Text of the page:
Three Colours White Review
After filming finished on Three Colours Blue, Kieslowski immediately started work on White, the second film in the Three Colours Trilogy. He directed the editing of the first film, at the same time filming White and putting the finishing touches to the script and preparations for Red – an incredible task, completing 3 films in 9 months – a task that pushed an already tired director to his limits. Kieslowski never completed another film after the Three Colours Trilogy and died in 1996.
Death, the leveller of all men, is a constant theme in White – Kieslowski’s meditation on égalité, equality. If the Three Colours Trilogy can be seen as a kind of Kieslowski’s Greatest Hits for a new market with Three Colours Blue having parallels with La Double Vie de Véronique and Three Colours Red a twist on the themes of Blind Chance, then Three Colours White takes its lead in some ways from A Short Film About Killing and in others from A Short Film About Love. In contrast to the shockingly oppressive atmosphere of Killing and the reflective meditation of Blue however, White is a much more light-hearted film, a dark comedy, which is very funny in places, that sets it apart from the other two films in the trilogy. The director carefully assembled the teams he wanted to work with in each of the films, giving each film a distinctive look and feel. In White, Kieslowski worked with many of his regular Polish film crew and many of the actors who appeared in Dekalog 10, including the wonderful Jerzy Stuhr (Camera Buff) who had an affinity for the tone the director wanted to convey in this film.
Karol Karol (Zbigniew Zamachowski) is a Polish hairdresser who is thrown-out by his French wife Dominique (Julie Delpy). Divorced, homeless, penniless and humiliated he is left on the streets with a single suitcase. A fellow Pole says he will help him return back to Poland, smuggled inside the suitcase (an improbable feat then, an impossible one now). As low as he has been brought to, things take a turn for the worse when he arrives in Poland, but Karol is determined to succeed, get rich quickly and win back the wife he is still in love with.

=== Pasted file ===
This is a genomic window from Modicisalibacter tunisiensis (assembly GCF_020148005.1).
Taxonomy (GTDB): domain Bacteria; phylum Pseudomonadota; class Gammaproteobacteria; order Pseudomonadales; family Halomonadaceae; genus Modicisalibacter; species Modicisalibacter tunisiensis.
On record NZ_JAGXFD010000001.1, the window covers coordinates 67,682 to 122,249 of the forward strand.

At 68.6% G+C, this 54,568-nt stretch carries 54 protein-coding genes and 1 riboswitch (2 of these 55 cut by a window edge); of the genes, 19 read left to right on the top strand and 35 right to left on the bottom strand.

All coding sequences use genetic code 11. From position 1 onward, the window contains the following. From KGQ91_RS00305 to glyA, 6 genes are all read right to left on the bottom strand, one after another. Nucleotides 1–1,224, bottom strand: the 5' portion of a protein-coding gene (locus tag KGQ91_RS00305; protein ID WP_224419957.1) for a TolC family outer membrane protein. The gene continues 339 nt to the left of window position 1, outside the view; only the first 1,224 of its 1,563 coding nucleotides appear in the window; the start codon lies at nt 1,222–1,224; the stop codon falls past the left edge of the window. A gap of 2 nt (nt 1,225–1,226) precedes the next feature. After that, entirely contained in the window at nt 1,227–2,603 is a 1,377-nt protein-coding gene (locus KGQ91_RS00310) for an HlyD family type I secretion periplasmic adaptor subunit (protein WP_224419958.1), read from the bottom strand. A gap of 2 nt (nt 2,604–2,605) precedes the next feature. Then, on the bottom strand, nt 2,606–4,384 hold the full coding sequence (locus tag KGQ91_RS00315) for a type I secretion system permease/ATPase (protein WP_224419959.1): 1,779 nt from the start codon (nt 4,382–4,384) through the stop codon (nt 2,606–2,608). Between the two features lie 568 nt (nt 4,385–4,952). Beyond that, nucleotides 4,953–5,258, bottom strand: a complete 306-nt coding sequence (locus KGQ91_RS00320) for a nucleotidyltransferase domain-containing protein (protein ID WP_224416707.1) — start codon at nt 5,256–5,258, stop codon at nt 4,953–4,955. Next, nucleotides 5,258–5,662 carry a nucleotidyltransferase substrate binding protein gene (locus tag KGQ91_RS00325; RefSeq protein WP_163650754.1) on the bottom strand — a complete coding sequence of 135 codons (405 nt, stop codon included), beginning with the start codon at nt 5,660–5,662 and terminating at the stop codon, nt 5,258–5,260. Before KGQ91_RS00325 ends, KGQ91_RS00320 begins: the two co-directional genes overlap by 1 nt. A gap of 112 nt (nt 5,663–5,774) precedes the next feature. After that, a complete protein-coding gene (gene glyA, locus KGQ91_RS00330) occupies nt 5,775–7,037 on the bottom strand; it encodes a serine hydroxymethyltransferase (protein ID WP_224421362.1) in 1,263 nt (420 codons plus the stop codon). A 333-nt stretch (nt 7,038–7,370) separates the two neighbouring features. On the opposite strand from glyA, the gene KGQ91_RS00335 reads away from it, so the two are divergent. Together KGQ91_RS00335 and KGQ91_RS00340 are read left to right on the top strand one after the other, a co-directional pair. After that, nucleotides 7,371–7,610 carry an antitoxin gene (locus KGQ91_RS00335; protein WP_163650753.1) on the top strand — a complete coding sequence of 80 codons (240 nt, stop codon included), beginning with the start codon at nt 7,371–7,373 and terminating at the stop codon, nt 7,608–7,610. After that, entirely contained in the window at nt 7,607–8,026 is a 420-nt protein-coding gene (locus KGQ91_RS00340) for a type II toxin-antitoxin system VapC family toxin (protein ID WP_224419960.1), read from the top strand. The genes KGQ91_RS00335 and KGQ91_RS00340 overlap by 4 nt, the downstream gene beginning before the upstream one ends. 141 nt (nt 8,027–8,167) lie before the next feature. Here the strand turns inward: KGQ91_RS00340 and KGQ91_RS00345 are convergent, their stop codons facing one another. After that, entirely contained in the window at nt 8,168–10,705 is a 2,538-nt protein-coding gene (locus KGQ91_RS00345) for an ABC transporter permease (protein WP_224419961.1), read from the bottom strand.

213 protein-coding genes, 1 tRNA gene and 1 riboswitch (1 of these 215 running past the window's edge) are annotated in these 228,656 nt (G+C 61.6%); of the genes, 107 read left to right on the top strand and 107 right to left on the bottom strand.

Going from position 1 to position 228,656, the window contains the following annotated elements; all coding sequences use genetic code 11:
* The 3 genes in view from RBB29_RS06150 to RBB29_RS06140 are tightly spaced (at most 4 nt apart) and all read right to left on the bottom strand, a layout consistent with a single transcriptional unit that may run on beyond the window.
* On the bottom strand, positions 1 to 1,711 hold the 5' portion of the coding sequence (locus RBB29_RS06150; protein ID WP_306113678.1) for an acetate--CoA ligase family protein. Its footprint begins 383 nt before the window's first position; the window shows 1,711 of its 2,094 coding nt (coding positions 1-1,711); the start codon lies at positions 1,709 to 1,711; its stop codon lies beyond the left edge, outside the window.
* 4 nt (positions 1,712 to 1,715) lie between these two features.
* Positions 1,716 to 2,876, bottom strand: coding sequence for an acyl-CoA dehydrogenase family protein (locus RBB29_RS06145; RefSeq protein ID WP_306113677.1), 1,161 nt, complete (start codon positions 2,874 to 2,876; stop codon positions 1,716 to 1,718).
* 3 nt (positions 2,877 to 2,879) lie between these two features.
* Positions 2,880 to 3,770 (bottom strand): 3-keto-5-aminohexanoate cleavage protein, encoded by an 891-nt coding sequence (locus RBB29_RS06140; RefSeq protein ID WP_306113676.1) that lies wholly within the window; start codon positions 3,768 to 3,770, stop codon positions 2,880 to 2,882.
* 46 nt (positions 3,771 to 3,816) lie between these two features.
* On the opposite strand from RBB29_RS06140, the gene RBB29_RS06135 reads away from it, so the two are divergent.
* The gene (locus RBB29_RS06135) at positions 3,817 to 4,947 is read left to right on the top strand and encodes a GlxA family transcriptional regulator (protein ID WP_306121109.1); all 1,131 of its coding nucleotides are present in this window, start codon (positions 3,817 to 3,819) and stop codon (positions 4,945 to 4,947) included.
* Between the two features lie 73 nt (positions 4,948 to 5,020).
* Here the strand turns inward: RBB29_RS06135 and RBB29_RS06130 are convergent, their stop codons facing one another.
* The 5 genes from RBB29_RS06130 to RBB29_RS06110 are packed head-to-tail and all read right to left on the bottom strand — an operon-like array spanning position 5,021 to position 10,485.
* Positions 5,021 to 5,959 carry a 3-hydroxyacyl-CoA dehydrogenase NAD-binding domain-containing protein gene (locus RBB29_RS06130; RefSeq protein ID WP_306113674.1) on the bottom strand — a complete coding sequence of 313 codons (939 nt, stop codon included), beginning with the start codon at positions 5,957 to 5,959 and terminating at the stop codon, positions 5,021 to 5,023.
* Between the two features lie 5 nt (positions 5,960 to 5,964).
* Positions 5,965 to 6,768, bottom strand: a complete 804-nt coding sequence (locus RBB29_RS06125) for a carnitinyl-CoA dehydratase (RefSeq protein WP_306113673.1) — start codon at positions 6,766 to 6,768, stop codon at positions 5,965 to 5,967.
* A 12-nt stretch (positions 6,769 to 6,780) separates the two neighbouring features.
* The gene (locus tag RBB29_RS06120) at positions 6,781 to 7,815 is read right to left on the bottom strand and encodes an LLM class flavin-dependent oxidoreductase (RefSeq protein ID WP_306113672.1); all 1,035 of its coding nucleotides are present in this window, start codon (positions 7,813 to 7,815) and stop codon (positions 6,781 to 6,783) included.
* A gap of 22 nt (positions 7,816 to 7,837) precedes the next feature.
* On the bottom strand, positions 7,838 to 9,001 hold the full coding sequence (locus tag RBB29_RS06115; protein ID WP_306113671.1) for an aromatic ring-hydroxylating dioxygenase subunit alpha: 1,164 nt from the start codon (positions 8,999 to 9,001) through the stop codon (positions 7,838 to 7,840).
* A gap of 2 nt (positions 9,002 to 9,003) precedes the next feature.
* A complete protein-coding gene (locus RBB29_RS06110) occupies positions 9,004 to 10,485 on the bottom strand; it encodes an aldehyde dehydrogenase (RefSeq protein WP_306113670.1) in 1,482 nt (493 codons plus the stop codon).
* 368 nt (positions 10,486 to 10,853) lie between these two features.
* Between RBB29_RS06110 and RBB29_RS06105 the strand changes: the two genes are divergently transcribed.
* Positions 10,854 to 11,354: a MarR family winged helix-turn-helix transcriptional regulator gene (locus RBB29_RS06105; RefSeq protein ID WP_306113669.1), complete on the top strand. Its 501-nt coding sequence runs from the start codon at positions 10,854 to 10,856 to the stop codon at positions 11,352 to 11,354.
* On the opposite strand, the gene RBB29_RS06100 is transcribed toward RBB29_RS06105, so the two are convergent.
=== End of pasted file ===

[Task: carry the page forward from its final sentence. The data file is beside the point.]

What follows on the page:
Like each of the films in the trilogy, but particularly here, White is a brilliant piece of pared-down film-making and economical storytelling with great attention placed on the smallest of details – allowing the body language of the characters to define who they are and speak for them more than dialogue can. The film does not have all that serious a point to make about equality – it’s more about getting even. Those who are down at their lowest can rise up again and those who are up can come down.
The picture generally is fine. The film is presented in 1.85:1 anamorphic, there are practically no marks on the print and there is very little visible grain. The picture looks a little light in places and lacking in contrast, but is sharp throughout and there is little to find fault with. As with the other trilogy DVDs, the menus are standard MK2 menus rather than usual Artificial Eye menus, and are clear and functional and accompanied by music from the film.
The soundtrack is Dolby Digital 5.0, the surround sound is used sparingly but effectively for the musical score or for echo effect in certain scenes. The soundtrack is clear and again has an excellent score by Zbigniew Preisner, contributing to the tone and character of the film.
There are three trailers – one each for Three Colours Blue, White and Three Colours Red. These are presented non-anamorphically at 1.85:1.
Extracts from the Original Soundtrack
Three pieces of medium length from Zbigniew Preisner’s superb score, presented in Dolby Digital 2.0.
Interview with Julie Delpy
Julie Delpy turns out to be very pleasant and not at all like the character she plays in the film. Like Juliette Binoche, she has great admiration for Kieslowski and feels honoured to have worked with him. She explains the sign-language scene at the end of the film for anyone who might be confused by the final scene. I know I was the first time I saw the film.
Interview with Marin Karmitz
A shorter interview with the film’s producer on this disk where he reveals details of the production from letters by Kieslowski. All the interviews are divided into chapters and have fixed English subtitles. There is no option to play them as a continuous interview.
The Making Of Three Colours White
This featurette can be played as a whole or as separate chapters. It is subtitled with a black bar across the screen which hides the fixed French subtitles that can be seen if the feature is played in fast-forward. The documentary shows scenes that were filmed in Poland (the majority of the film). It’s a good extra, but is actually less interesting and less illuminating than the superb masterclass feature.
Krzysztof Kieslowski Masterclass
Like the masterclass on Blue, this is a superb extra. The director provides a commentary on the opening scene of the film, explaining its significance and how it sets the scene for the whole film. The attention to the smallest detail is astonishing. If Kieslowski were alive his commentaries would be among the finest on any DVD.
There is really little to fault with this DVD. A wonderful film, well presented with an array of extras that you could only dream about for a film of this class.